Become a Member

Get access to more than 30 brands, premium video, exclusive content, events, mapping, and more.

Already have an account? Sign In

Become a Member

Get access to more than 30 brands, premium video, exclusive content, events, mapping, and more.

Already have an account? Sign In



Beer for Skiers: 10 Barrel Brewing’s Hazy Trail Juicy IPA

Juicy IPAs have officially taken over, and we’re not mad about it.

Heading out the door? Read this article on the new Outside+ app available now on iOS devices for members! Download the app.

Like catching an edge and crashing into a chairlift tower on the first day of the ski season, bitter India Pale Ales with a sharp bite are not particularly popular right now. These so-called “West Coast” IPAs, which reigned supreme for the last two decades, are now out of fashion in the beer world and becoming increasingly harder to find at your local après ski haunt. 

Instead, the softer, juicy style of IPA—commonly hailed as “New England style”—has unofficially won the battle of the brews for the foreseeable future.

Case in point: 10 Barrel Brewing, a Bend, Ore., brewery scene staple and available nationwide, has changed their flagship year-round hoppy pale ale style—Trail Beer, a very drinkable and pleasantly hopped-up pale ale—to Hazy Trail, a more trendy juicy New England style IPA.

10 Barrel Brewing Hazy Trail 6 pack
10 Barrel Brewing’s Hazy Trail in a handy six-pack box.Photo courtesy of 10 Barrel

Just like a brand new, fully stuffed yellow pad wrapped around a lift tower that you don’t see coming until it’s too late, the new 10 Barrel Hazy Trail’s hop notes still hit pretty powerfully. But, relative to having no pad at all on that incoming lift tower, the impact of the hop flavor is muffled and easier to drink, with enjoyable tropical notes throughout.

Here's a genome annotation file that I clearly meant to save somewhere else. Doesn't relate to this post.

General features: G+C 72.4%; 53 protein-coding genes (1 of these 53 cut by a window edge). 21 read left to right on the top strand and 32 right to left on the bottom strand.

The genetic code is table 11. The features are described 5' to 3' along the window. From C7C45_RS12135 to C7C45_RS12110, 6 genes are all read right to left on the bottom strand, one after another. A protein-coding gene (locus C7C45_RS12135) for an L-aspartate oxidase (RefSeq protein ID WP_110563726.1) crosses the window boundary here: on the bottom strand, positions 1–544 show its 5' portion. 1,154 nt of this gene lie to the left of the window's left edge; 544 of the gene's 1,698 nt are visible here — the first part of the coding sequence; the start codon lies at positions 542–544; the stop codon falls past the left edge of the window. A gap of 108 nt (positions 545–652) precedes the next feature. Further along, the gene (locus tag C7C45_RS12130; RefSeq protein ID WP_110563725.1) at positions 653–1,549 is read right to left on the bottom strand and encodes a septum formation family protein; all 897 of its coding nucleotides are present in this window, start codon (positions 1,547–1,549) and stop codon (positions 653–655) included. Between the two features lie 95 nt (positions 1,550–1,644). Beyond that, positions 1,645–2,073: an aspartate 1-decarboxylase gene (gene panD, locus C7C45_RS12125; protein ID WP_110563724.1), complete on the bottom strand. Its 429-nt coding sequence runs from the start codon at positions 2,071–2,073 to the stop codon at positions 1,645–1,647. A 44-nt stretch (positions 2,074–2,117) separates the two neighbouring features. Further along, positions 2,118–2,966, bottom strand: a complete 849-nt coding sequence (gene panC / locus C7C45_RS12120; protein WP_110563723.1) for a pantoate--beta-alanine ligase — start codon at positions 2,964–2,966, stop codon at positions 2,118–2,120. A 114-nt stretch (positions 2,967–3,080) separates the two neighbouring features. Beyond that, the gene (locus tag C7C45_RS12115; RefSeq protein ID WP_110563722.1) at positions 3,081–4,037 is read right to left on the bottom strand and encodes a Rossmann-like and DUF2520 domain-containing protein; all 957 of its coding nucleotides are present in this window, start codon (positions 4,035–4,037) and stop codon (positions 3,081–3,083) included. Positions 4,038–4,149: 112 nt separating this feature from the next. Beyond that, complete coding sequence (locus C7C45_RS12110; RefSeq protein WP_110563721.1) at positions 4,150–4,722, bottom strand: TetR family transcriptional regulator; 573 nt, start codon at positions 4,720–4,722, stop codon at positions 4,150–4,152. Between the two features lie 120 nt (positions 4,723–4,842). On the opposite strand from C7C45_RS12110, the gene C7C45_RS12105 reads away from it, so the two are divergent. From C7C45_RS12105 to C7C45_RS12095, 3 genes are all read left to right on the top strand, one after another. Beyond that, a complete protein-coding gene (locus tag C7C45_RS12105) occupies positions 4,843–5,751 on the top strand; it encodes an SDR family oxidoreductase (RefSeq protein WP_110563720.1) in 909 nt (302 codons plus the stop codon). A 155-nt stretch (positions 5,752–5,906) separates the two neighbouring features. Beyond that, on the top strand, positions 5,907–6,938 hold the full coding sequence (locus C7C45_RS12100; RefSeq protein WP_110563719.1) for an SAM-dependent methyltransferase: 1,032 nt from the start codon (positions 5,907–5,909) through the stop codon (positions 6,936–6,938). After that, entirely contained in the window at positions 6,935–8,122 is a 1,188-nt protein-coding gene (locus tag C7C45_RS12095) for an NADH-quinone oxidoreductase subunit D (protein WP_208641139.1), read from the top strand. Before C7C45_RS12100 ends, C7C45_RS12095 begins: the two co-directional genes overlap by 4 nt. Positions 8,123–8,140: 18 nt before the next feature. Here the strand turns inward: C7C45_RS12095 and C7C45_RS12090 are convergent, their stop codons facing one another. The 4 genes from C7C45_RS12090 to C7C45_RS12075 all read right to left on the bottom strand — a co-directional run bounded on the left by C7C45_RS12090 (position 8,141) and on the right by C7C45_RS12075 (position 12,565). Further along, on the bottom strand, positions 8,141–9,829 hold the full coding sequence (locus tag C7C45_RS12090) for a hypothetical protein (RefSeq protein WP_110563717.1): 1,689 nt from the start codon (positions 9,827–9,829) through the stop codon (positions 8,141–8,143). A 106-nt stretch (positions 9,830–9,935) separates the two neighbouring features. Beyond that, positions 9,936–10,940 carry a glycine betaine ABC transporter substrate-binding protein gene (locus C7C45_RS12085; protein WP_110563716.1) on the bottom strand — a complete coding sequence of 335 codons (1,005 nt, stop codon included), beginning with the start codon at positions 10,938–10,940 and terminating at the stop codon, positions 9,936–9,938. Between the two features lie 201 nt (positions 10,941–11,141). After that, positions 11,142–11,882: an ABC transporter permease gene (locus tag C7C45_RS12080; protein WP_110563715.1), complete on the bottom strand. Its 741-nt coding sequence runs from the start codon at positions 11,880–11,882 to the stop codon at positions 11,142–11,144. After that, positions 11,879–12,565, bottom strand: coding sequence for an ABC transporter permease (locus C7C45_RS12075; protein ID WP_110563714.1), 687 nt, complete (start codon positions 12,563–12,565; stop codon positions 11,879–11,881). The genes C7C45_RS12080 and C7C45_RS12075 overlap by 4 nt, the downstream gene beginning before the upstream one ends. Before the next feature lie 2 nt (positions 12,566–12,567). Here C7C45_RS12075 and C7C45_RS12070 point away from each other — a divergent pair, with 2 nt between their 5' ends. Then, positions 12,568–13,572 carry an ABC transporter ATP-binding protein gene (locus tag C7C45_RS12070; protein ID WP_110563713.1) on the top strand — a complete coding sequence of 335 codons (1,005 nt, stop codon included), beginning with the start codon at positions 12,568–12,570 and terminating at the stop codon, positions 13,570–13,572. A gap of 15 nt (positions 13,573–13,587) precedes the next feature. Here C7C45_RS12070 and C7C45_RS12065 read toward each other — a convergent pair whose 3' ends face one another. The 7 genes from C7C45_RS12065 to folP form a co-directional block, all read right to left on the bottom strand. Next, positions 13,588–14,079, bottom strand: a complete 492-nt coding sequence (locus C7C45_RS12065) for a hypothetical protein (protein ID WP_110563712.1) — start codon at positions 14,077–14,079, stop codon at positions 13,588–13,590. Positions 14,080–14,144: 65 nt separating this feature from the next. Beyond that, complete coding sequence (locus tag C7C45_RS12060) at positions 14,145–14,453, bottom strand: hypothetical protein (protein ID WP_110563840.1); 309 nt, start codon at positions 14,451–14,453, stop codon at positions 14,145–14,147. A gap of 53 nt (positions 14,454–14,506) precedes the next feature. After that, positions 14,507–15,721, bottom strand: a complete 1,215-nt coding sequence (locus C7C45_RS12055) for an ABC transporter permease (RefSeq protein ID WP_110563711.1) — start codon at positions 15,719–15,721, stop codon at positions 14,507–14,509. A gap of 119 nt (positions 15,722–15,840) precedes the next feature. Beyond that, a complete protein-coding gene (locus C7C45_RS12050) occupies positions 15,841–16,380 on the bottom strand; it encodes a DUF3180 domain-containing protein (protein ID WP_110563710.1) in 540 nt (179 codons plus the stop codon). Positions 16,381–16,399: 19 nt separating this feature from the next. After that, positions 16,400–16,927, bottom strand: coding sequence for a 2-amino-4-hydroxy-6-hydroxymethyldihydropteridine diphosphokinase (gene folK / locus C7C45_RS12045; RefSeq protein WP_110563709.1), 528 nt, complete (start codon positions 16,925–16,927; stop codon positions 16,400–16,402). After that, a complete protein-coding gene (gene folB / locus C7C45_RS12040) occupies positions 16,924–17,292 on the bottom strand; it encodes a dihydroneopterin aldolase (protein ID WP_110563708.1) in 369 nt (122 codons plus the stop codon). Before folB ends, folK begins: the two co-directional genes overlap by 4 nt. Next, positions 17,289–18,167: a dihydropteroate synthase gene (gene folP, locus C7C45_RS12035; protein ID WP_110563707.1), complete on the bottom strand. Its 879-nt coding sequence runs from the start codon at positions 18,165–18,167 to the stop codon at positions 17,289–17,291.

Worth remembering: Chances are, if you ski into a lift tower a few too many times, padded or not, you’ll feel it in the morning. So I should point out that the Hazy Trail has a higher ABV compared to its predecessor (6.2 percent compared to the Trail Beer’s sessionable 5 percent). So take it easy on that first day this season, and when you’re cracking open a few cold Hazy Trail ales, OK?

Denver 10 Barrel Brewing Rooftop Bar
The rooftop bar of the 10 Barrel Brewing hub in Denver, Colo.Photo courtesy of 10 Barrel Brewing

A portion of every can and six-pack of 10 Barrel Hazy Trail sold will be donated to the Outdoor Alliance, an organization focused on rallying skiers, bikers, hikers, and everyone who enjoys the outdoors to take action and protect public lands from privatization and climate change. That’s something worth raising a can and drinking to, to say the least.

While I know I’ll miss the Trail Beer, I’m pretty happy with the taste of the Hazy Trail and have a feeling it’s going to be a great beer to enjoy after a day of socially distant skiing this winter. And, while I still prefer West Coast IPAs, I’m happy to report that I’ve only skied into one chairlift tower in my lifetime. It was after a long night of drinking super hoppy IPAs, and it was during the first day of the season.

This is also where I should point out that the West Coast style isn’t dead. Just like Katy Perry, National Talk Like a Pirate Day, fixed-grip double chairlifts, and many other great things that were popular before 2020, super hoppy and bitter IPAs are just in that phase where they are not very trendy at the moment, but will have a renaissance in due time.

Good thing these hazy IPAs are pretty great, too.

10 Barrel Brewing Hazy Trail Notes

10 Barrel Hazy Trail Can
A can of Hazy Trail.Photo courtesy of 10 Barrel Brewing
  • Beer Style: Juicy IPA
  • Flavor Notes: Tropical hops, citrus
  • Goes Well With: Pre-ski season hikes and mountain bike rides, protecting the outdoors, trendiness
  • ABV: 6.2% IBUs: 60
  • More Info: 10 Barrel Brewing Website, Untappd Profile

More from Libations